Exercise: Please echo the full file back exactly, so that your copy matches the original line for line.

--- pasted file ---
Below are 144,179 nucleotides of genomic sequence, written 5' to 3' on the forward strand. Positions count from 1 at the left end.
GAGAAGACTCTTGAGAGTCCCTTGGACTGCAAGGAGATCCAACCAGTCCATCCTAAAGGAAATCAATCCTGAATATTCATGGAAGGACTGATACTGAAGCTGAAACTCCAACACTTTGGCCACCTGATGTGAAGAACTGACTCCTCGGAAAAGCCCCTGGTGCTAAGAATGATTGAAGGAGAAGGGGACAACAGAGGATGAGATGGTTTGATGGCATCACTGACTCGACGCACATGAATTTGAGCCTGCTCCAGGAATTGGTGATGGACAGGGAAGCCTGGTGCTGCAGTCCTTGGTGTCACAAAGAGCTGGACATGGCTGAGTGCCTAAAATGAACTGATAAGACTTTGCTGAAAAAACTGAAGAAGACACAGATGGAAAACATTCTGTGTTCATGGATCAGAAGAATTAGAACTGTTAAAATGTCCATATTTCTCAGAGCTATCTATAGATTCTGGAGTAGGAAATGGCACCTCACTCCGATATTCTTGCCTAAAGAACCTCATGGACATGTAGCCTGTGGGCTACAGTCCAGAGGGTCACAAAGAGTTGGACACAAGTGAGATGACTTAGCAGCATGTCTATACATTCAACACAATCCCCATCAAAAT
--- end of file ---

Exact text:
Below are 144,179 nucleotides of genomic sequence, written 5' to 3' on the forward strand. Positions count from 1 at the left end.
GAGAAGACTCTTGAGAGTCCCTTGGACTGCAAGGAGATCCAACCAGTCCATCCTAAAGGAAATCAATCCTGAATATTCATGGAAGGACTGATACTGAAGCTGAAACTCCAACACTTTGGCCACCTGATGTGAAGAACTGACTCCTCGGAAAAGCCCCTGGTGCTAAGAATGATTGAAGGAGAAGGGGACAACAGAGGATGAGATGGTTTGATGGCATCACTGACTCGACGCACATGAATTTGAGCCTGCTCCAGGAATTGGTGATGGACAGGGAAGCCTGGTGCTGCAGTCCTTGGTGTCACAAAGAGCTGGACATGGCTGAGTGCCTAAAATGAACTGATAAGACTTTGCTGAAAAAACTGAAGAAGACACAGATGGAAAACATTCTGTGTTCATGGATCAGAAGAATTAGAACTGTTAAAATGTCCATATTTCTCAGAGCTATCTATAGATTCTGGAGTAGGAAATGGCACCTCACTCCGATATTCTTGCCTAAAGAACCTCATGGACATGTAGCCTGTGGGCTACAGTCCAGAGGGTCACAAAGAGTTGGACACAAGTGAGATGACTTAGCAGCATGTCTATACATTCAACACAATCCCCATCAAAAT